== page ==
Let us draw near to God with a sincere heart and with the full assurance that faith brings, having our hearts sprinkled to cleanse us from a guilty conscience and having our bodies washed with pure water.
He highlights two things – sincerity and confidence.
Sincerity, not ceremony
The writer has already said in the earlier verses of Hebrews 10 that God doesn’t look for burnt offerings or sacrifices – He looks for a genuine, sincere heart. He doesn’t care how you’re dressed or whether you can speak the queen’s English. Jesus told a story about two men who went up to the Temple to pray, a Pharisee and a tax collector, and the Pharisee looked down on the tax collector and said “Thank you that I’m not like him!” The truth is that the tax collector rightly came before God humbly and full of regret, and not with the Pharisee’s self-congratulation!
Assurance, not fear
When I was at school, it was a terrifying prospect to be summoned to the headmaster’s office. To be called in was a sign that you had been found out. It was a terrifying prospect. But God is a father, not an old-style headmaster. He loves us, wants the best for us, and sent his son to save us. Even though we may turn our backs on Him, He never turns His back on us.
HOLD ON (verse 23)
Let us hold unswervingly to the hope we profess, for He who promised is faithful.
In his brilliant book “The Cross of Christ”, the great preacher and thinker John Stott talks about the two beasts of Revelation 13 and the great harlot of Revelation 17. They represent, he says, three ways in which Satan will try to get you to let go of Jesus – persecution, deception and seduction. There is some evidence later in Hebrews 10 that persecution was a real issue for Jewish Christians. But if it’s not persecution for you, then Satan has those two other cards up his sleeve. Jesus Himself, when he told the parable of the sower, described not two but four soils. The two in the middle refer to people who start out well but don’t last. And Paul himself spoke of those who had worked with him in the gospel, but who had later abandoned him (2 Timothy 1:15). Hold on, he says, because in Jesus you have someone worth sticking with, and someone who will be faithful to you.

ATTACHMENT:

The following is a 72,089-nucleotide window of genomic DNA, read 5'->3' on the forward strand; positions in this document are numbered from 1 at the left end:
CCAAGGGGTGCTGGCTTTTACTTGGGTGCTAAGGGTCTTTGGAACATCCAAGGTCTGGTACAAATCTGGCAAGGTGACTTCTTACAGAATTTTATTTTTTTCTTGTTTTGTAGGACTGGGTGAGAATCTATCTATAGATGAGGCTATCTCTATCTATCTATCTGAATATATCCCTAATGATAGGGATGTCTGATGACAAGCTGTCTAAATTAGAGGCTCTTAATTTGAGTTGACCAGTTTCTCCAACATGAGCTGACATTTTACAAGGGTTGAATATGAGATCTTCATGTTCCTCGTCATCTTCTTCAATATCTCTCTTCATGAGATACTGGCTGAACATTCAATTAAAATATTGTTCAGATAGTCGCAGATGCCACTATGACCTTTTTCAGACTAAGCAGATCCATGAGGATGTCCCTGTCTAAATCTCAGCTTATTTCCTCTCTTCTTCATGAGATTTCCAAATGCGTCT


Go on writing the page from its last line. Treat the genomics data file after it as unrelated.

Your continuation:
SPUR ONE ANOTHER ON (verses 24-25)
And let us consider how we may spur one another on toward love and good deeds, not giving up meeting together, as some are in the habit of doing, but encouraging one another – and all the more as you see the Day approaching.
Back in the days when we all had coal fires, preachers used to say that if you take a piece of coal out of a fire, it will cool rapidly, but if you leave it in, it will burn right through and do its job. It was a comment about the importance of Christian fellowship. People say that you don’t have to go to church to be a Christian, but it certainly helps. In my experience the fellowship of God’s people has been an essential aid to growth. So, says the writer, encourage one another, and the best way to do that is with words. Words can be very powerful. The parent or teacher who said “You’ll never be any good” has a lot to answer for. So when someone does something well, or even half-well, tell them.
Draw near, hold on, spur each other on. May God help us all as we endeavour to fulfil His destiny for us!